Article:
Gender transformative approach in CGIAR Research Program 3.1 on Aquatic Agricultural Systems
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Permanent link to cite or share this item: http://hdl.handle.net/10568/36094
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Context: The approach is currently being adopted in the implementation of the CGIAR Research Program on Aquatic Agricultural Systems. The approach encourages critical awareness of gender roles and norms among men and women, challenges the distribution of resources and allocation of duties between men and women, and promotes the position of women while addressing power relationships between women and others in the community (Interagency Gender Working Group, USAID). The CCAFS Smart Farm (SF) Project and Aquatic Agricultural Systems (AAS) are looking at strategies to address climate-related challenges. They are exploring viable gender-differentiated strategies to enhance the resilience, productivity and diversity of aquaculture systems in weather and water challenged contexts, including differentiated research needs in improving fish circulation, homestead pond management with women and integrating farming systems such as homestead vertical agriculture systems. The goal is ultimately to simultaneously help women and men farmers and fisherfolk increase their adaptive capacity and livelihoods. Worldfish as a whole is interested in gender transformative approaches to minimize vulnerabilities experienced by socially differentiated users. Interface: SF – researchers and communities exchange information, needs, ideas and jointly identify research questions. Involves a group-oriented visioning process between researchers and farmers/fisherfolk to identify needs and ways to achieve certain impacts. Men and women are approached separately and are strongly encouraged to identify their research needs. AAS – researchers are going to villages and talking to specific individuals about research needs but have not assessed the types of socially differentiated groups that need to be targeted. Learning: SF – Farmers are being trained by researchers to collect and interpret data so they are more independent in assessing their needs and have more direct decision-making about how to adapt to climate change and other drivers of change. AAS – Farmers are being trained on implementing micro-habitats in rice fields where fish can thrive even after the intense rains. WorldFish is getting school children involved in learning about research and GIS mapping so they can also take part in adapting to climate change in their own villages, so they do not need to migrate to large cities for alternative sources of income in the future. Channels: Knowledge networks, where scientists work with farmers’ networks in order to better identify needs and appropriate approaches on the ground. Outcome: Having senior management involved in gender approaches demonstrates that this is an issue that is being taken seriously across the centre.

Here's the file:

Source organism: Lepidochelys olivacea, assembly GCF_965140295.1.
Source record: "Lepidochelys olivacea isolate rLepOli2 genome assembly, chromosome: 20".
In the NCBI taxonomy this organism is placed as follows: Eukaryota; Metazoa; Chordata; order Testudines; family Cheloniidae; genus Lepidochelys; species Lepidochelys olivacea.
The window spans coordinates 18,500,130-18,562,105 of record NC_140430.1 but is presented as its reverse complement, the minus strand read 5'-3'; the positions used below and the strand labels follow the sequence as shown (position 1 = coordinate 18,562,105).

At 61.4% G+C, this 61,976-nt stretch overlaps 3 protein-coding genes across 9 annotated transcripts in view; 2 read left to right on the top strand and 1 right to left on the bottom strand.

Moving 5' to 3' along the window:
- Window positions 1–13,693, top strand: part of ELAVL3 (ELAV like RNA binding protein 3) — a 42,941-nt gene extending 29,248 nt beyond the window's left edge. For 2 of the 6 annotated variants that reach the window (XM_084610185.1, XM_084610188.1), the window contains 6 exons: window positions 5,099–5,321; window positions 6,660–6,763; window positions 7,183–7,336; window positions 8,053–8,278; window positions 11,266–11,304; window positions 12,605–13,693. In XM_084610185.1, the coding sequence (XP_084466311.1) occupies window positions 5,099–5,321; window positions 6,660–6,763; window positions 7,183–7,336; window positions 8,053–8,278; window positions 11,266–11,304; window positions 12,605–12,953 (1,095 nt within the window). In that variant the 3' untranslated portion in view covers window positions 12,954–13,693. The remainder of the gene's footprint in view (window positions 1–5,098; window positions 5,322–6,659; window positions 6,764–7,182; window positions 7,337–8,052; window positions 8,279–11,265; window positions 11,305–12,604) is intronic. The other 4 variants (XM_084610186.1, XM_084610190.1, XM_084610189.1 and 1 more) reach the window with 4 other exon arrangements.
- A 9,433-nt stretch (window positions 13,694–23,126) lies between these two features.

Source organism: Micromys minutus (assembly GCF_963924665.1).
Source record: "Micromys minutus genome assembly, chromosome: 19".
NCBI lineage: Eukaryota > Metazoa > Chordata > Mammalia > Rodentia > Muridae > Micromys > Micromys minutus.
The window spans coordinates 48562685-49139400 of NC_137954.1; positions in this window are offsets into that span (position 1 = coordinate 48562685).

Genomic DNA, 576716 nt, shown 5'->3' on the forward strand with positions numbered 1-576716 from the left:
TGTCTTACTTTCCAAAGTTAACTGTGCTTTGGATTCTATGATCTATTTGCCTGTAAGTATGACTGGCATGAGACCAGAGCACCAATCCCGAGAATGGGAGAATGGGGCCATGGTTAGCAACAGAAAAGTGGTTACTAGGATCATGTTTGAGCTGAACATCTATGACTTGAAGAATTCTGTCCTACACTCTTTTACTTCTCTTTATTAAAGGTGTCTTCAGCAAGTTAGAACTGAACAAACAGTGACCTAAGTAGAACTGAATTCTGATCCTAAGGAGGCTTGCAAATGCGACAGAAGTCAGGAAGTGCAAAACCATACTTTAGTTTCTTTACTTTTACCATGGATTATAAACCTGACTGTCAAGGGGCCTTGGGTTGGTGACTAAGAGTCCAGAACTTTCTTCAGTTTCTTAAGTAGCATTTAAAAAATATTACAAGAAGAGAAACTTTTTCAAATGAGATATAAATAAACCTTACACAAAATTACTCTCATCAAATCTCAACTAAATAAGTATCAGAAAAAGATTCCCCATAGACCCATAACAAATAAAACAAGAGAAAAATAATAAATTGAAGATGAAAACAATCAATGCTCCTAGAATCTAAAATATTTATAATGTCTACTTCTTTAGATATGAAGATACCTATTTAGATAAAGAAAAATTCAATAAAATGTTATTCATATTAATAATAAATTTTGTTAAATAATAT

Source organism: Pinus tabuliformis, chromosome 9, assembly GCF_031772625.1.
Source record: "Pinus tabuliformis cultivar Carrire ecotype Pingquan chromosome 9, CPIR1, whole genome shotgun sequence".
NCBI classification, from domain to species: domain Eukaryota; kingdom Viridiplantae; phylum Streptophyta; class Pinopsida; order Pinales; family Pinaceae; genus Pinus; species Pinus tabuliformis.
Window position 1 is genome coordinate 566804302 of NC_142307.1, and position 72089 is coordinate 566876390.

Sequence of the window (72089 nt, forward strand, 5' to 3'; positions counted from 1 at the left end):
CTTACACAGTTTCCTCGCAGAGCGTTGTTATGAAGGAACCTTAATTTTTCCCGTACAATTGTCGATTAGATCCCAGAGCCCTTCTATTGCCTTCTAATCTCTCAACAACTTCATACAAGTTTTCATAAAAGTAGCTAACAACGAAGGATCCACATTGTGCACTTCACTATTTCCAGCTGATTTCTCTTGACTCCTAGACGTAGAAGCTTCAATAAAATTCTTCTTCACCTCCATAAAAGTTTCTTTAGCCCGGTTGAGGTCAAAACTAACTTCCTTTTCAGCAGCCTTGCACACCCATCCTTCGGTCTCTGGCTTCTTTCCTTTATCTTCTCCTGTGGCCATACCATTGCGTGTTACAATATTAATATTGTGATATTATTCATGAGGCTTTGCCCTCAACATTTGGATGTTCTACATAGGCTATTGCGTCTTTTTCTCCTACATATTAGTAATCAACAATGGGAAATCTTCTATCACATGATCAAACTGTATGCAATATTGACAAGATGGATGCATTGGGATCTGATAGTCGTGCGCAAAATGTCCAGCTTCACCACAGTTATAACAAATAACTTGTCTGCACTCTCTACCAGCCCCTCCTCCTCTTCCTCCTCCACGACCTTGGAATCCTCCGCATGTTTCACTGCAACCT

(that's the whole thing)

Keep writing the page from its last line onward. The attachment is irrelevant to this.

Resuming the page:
Describes experiences of: World Fish Center, IWMI, Bioversity with Knowledge networks
Related reference: http://www.worldfishcenter.org/news-events/gender-transformative-change%E2%80%93key-lasting-agricultural-development-impact; http://aas.cgiar.org/penang-dialogues/building-coalitions-creating-change/gender-transformative-approach; http://aas.cgiar.org/program/about-program#.UvL9vnddXKA; http://www.worldfishcenter.org/resource_centre/WF_2934.pdf